This all seems to make sense, but claiming a childhood drink most affiliated with crazy straws and milk bubbles as the most effective sports recovery drink in the world of Gatorade and PowerAde requires some proof. So, Stager conducted his study to verify his hypothesis. Stager instructed nine male, endurance-trained cyclists to ride intervals until they were completely exhausted, and let them rest for four hours with a sports recovery drink before conducting the test again. Stager provided some cyclists fluid replenishment drinks such as Gatorade and PowerAde, provided some cyclists carbohydrate replenishment drinks such as protein shakes, and provided some cyclists chocolate milk.
The results speak for themselves. Cyclists provided chocolate milk performed 49% better than cyclists provided protein shakes. However, Gatorade and PowerAde beat this performance: cyclists provided Gatorade/PowerAde performed 54% better than cyclists provided protein shakes. Despite this result, Stager concluded chocolate milk represents the optimal sports recovery drink because of its competitive performance with Gatorade/PowerAde as well as its ability to provide the body with more carbohydrates and protein. However, Stager is on the wrong side of the Argument Arena. Chocolate milk isn’t the best sports recovery drink. Here’s why.
Gatorade/PowerAde Paired with a Post-Workout Snack is the Best All-Around Sports Recovery Option
Stager’s study clearly eliminated protein shakes from the running for best all-around sports recovery drink. Don’t get me wrong, protein shakes have their use. For high muscle-burn workouts such as weightlifting, the body needs less hydration or electrolytes and more protein to recover. Protein shakes are clearly the optimal form of sports recovery drink for these specific workouts. But the debate topic focuses on the best all-around sports recovery drink, and therefore, the argument now centers on Gatorade/PowerAde and chocolate milk.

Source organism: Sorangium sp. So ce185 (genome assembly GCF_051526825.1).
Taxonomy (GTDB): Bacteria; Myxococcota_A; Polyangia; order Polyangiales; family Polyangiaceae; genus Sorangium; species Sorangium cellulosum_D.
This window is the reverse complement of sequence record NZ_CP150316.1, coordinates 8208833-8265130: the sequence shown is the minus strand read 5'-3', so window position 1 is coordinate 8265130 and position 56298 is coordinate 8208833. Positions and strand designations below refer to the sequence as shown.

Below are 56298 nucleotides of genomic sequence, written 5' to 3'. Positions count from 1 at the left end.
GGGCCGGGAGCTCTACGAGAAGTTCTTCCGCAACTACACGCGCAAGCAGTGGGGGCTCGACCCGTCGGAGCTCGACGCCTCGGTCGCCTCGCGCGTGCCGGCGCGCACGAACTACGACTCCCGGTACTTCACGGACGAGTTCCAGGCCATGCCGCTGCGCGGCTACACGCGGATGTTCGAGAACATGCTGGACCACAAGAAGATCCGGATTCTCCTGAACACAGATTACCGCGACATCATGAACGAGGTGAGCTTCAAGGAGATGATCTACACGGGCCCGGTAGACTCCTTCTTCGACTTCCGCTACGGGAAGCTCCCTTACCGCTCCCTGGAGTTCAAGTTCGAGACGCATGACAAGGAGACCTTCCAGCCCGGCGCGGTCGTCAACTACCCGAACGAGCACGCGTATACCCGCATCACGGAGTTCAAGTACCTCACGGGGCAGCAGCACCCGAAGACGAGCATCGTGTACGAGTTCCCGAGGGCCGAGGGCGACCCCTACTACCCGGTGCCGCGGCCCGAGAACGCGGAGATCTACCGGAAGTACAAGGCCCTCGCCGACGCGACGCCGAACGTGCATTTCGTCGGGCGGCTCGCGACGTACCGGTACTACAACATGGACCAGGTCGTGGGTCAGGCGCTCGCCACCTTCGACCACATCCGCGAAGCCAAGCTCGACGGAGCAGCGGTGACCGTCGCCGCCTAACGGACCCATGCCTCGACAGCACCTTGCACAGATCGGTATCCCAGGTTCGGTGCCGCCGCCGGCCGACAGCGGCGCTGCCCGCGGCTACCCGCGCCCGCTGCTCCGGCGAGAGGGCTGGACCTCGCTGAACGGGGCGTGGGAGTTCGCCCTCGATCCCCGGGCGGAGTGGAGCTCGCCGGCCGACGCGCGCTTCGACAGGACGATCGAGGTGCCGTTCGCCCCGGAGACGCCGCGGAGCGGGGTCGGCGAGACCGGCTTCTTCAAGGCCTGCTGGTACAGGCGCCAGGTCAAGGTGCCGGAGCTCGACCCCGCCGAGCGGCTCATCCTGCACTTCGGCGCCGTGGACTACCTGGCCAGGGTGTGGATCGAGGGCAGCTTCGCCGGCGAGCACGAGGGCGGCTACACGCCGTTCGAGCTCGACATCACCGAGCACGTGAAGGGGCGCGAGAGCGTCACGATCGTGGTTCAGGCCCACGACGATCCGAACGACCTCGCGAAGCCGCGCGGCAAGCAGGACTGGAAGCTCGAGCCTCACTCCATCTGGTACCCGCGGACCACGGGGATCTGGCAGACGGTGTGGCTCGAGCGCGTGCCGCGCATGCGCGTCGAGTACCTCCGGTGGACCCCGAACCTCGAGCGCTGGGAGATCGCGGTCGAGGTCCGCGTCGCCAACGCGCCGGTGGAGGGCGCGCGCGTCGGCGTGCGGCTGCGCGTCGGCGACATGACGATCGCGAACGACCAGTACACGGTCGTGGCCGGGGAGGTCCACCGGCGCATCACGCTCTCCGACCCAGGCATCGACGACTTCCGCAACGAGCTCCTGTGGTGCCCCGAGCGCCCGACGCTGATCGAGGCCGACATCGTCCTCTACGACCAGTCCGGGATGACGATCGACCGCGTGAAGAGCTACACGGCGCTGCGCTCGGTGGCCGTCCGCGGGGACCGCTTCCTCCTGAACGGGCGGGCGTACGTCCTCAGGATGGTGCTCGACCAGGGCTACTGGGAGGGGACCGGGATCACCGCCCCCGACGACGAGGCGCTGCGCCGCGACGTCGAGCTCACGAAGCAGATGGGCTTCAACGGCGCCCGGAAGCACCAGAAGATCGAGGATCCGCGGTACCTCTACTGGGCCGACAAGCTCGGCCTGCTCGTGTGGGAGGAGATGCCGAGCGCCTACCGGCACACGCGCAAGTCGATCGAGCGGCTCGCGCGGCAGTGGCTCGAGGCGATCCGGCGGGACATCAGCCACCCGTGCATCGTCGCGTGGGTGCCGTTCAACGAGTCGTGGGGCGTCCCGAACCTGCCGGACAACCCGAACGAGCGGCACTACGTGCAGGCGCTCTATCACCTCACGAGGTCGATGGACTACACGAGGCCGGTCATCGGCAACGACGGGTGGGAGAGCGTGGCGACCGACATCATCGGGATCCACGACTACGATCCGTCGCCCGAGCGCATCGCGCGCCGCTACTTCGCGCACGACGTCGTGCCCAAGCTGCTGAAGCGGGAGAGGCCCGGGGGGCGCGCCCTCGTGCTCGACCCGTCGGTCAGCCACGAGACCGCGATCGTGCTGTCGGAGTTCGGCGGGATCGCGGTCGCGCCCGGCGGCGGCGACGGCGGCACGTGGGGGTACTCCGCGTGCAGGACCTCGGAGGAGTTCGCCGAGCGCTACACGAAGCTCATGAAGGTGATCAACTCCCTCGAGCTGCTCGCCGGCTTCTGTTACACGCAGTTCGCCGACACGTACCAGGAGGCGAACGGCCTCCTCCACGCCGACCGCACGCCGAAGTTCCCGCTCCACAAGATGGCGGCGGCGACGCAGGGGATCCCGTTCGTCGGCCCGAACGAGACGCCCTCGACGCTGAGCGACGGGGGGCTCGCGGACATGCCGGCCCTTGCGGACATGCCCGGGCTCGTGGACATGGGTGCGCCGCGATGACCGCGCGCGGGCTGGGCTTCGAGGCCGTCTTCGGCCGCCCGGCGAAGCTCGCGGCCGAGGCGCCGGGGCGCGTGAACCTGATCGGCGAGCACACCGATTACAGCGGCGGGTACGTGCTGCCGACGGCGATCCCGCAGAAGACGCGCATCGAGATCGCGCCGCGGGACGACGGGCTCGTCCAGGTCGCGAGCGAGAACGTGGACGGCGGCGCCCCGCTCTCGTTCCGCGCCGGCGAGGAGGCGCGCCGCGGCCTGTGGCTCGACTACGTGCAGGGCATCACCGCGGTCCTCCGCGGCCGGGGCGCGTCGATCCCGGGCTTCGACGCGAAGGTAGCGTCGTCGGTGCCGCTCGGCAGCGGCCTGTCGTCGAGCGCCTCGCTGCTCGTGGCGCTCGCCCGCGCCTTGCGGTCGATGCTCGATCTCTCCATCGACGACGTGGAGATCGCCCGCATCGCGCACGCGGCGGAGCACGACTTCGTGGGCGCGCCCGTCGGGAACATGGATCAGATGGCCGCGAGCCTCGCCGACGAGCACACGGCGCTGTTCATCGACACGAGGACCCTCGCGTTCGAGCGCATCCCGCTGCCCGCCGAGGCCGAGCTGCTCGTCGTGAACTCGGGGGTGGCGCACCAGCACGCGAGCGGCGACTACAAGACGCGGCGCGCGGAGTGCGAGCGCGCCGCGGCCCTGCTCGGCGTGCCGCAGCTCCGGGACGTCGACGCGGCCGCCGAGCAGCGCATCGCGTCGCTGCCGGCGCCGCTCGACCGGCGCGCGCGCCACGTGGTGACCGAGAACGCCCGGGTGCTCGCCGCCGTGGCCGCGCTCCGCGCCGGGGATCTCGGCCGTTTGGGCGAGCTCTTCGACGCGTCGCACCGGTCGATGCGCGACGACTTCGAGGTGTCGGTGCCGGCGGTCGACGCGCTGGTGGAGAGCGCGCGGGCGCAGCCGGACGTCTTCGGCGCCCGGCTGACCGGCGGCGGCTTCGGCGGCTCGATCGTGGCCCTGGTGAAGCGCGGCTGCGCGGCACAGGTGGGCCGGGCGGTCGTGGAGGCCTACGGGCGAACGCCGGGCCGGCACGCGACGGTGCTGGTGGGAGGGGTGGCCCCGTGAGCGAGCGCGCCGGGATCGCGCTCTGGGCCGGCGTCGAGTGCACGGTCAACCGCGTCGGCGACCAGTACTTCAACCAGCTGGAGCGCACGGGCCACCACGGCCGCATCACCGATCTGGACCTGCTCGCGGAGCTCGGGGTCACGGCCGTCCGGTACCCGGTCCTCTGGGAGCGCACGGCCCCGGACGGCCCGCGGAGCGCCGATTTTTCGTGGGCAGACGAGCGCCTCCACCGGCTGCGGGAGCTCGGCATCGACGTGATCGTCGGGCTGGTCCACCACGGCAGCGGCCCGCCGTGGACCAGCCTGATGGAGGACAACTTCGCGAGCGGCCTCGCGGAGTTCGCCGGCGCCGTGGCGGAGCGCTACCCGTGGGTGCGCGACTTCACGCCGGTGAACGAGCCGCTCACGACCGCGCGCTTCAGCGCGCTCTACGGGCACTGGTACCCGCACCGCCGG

Now I know, I’m cheating a little bit. I’m pairing Gatorade/PowerAde with a post-workout snack to put it over the edge of chocolate milk. But trust me, I’m right. Chocolate milk may be a hybrid of fluid replenishment and carbohydrate replenishment, but chocolate milk is overkill for the average active person not named Michael Phelps. According to the U.S. Agriculture Department, our bodies require only .8 grams of protein per 2.2 pounds of body weight, and our daily diets (especially in America) usually fulfill this need. “It’s not a nutrient that’s of grave concern,” says registered dietitian Andrea N. Giancoli, a policy analyst for the Beach Cities Health District in California. This is counterproductive for those seeking to lose weight from their workouts, as excess protein and carbohydrates transform into fat.
What our bodies truly need after an average, all-around workout is immediate relief: to rehydrate and replenish the lost electrolytes from sweat. This is exactly what Gatorade and PowerAde were developed to provide, and Stager’s study demonstrated their effectiveness. Additionally, Gatorade and PowerAde provide reduced sugar options for those not requiring an immediate energy boost, and alternative flavors for variety.
Pairing your post-workout Gatorade/PowerAde with a light snack such as a banana, yogurt and granola, or celery smeared in peanut butter puts this recovery option over the top. The light snack provides an after workout reward to incentivize further activity, and supplements the Gatorade/PowerAde with some—but not all—of the protein and carbohydrates chocolate milk provides. And I don’t know about you, but if all I consume after a hard cardio workout is a glass of chocolate milk, I’m treating myself and my empty stomach to a large and likely unhealthy dinner later. The light snack mitigates this desire far more than a glass of chocolate milk.
So there you have it. Chocolate milk is a surprisingly effective sports recovery drink. But is it the most effective all-around recovery option? Nope, it is overkill. Instead, the winner is Gatorade/PowerAde with a light after workout snack. Yeah, I cheated slightly, but get over it. The debate is settled.